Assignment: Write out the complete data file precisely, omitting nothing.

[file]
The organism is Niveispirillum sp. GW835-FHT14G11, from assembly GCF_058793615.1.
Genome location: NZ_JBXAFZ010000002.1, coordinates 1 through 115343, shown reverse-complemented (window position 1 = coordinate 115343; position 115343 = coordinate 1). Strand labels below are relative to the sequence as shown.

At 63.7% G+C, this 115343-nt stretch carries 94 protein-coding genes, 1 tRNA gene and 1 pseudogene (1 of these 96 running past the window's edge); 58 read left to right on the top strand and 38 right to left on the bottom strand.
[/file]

The organism is Niveispirillum sp. GW835-FHT14G11, from assembly GCF_058793615.1.
Genome location: NZ_JBXAFZ010000002.1, coordinates 1 through 115343, shown reverse-complemented (window position 1 = coordinate 115343; position 115343 = coordinate 1). Strand labels below are relative to the sequence as shown.

At 63.7% G+C, this 115343-nt stretch carries 94 protein-coding genes, 1 tRNA gene and 1 pseudogene (1 of these 96 running past the window's edge); 58 read left to right on the top strand and 38 right to left on the bottom strand.